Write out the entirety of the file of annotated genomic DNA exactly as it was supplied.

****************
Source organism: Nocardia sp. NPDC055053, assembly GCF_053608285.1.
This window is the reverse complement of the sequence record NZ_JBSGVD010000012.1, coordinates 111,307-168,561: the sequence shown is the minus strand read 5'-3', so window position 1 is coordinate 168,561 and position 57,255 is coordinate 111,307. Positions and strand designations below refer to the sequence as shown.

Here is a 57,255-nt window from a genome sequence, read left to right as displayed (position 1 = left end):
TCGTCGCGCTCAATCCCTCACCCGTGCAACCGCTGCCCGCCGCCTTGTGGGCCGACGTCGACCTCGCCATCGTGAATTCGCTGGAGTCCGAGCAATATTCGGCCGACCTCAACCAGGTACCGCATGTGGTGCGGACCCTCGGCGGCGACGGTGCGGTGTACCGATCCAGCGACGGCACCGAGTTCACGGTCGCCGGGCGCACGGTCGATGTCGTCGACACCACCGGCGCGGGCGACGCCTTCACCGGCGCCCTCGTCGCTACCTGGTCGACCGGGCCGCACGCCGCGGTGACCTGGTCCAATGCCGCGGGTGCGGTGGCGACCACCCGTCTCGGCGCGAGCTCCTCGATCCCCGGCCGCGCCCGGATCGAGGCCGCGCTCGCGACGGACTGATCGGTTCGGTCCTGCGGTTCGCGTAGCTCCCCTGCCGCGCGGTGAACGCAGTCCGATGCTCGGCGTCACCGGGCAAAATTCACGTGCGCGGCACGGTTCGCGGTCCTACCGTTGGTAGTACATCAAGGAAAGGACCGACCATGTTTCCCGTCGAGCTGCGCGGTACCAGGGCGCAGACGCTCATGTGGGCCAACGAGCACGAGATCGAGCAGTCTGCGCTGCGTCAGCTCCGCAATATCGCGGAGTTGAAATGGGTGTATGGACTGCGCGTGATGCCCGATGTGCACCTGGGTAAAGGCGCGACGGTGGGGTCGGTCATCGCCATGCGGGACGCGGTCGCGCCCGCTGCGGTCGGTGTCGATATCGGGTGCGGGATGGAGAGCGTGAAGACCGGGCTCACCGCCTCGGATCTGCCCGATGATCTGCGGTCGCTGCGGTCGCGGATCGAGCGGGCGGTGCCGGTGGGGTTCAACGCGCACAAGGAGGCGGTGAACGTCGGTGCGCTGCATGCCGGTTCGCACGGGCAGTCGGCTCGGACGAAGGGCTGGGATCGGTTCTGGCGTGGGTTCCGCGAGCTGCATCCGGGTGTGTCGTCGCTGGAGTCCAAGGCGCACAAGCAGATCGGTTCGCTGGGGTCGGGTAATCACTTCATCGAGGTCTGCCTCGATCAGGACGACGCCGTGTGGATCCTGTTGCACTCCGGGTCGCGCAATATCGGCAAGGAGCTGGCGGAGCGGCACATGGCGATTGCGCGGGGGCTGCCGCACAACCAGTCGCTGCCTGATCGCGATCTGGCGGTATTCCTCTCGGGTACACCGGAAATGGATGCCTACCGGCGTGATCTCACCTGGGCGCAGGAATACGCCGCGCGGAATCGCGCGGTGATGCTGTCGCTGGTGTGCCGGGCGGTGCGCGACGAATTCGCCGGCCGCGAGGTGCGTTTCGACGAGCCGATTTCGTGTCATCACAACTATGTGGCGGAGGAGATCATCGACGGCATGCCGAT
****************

Source organism: Nocardia sp. NPDC055053, assembly GCF_053608285.1.
This window is the reverse complement of the sequence record NZ_JBSGVD010000012.1, coordinates 111,307-168,561: the sequence shown is the minus strand read 5'-3', so window position 1 is coordinate 168,561 and position 57,255 is coordinate 111,307. Positions and strand designations below refer to the sequence as shown.

Here is a 57,255-nt window from a genome sequence, read left to right as displayed (position 1 = left end):
TCGTCGCGCTCAATCCCTCACCCGTGCAACCGCTGCCCGCCGCCTTGTGGGCCGACGTCGACCTCGCCATCGTGAATTCGCTGGAGTCCGAGCAATATTCGGCCGACCTCAACCAGGTACCGCATGTGGTGCGGACCCTCGGCGGCGACGGTGCGGTGTACCGATCCAGCGACGGCACCGAGTTCACGGTCGCCGGGCGCACGGTCGATGTCGTCGACACCACCGGCGCGGGCGACGCCTTCACCGGCGCCCTCGTCGCTACCTGGTCGACCGGGCCGCACGCCGCGGTGACCTGGTCCAATGCCGCGGGTGCGGTGGCGACCACCCGTCTCGGCGCGAGCTCCTCGATCCCCGGCCGCGCCCGGATCGAGGCCGCGCTCGCGACGGACTGATCGGTTCGGTCCTGCGGTTCGCGTAGCTCCCCTGCCGCGCGGTGAACGCAGTCCGATGCTCGGCGTCACCGGGCAAAATTCACGTGCGCGGCACGGTTCGCGGTCCTACCGTTGGTAGTACATCAAGGAAAGGACCGACCATGTTTCCCGTCGAGCTGCGCGGTACCAGGGCGCAGACGCTCATGTGGGCCAACGAGCACGAGATCGAGCAGTCTGCGCTGCGTCAGCTCCGCAATATCGCGGAGTTGAAATGGGTGTATGGACTGCGCGTGATGCCCGATGTGCACCTGGGTAAAGGCGCGACGGTGGGGTCGGTCATCGCCATGCGGGACGCGGTCGCGCCCGCTGCGGTCGGTGTCGATATCGGGTGCGGGATGGAGAGCGTGAAGACCGGGCTCACCGCCTCGGATCTGCCCGATGATCTGCGGTCGCTGCGGTCGCGGATCGAGCGGGCGGTGCCGGTGGGGTTCAACGCGCACAAGGAGGCGGTGAACGTCGGTGCGCTGCATGCCGGTTCGCACGGGCAGTCGGCTCGGACGAAGGGCTGGGATCGGTTCTGGCGTGGGTTCCGCGAGCTGCATCCGGGTGTGTCGTCGCTGGAGTCCAAGGCGCACAAGCAGATCGGTTCGCTGGGGTCGGGTAATCACTTCATCGAGGTCTGCCTCGATCAGGACGACGCCGTGTGGATCCTGTTGCACTCCGGGTCGCGCAATATCGGCAAGGAGCTGGCGGAGCGGCACATGGCGATTGCGCGGGGGCTGCCGCACAACCAGTCGCTGCCTGATCGCGATCTGGCGGTATTCCTCTCGGGTACACCGGAAATGGATGCCTACCGGCGTGATCTCACCTGGGCGCAGGAATACGCCGCGCGGAATCGCGCGGTGATGCTGTCGCTGGTGTGCCGGGCGGTGCGCGACGAATTCGCCGGCCGCGAGGTGCGTTTCGACGAGCCGATTTCGTGTCATCACAACTATGTGGCGGAGGAGATCATCGACGGCATGCCGAT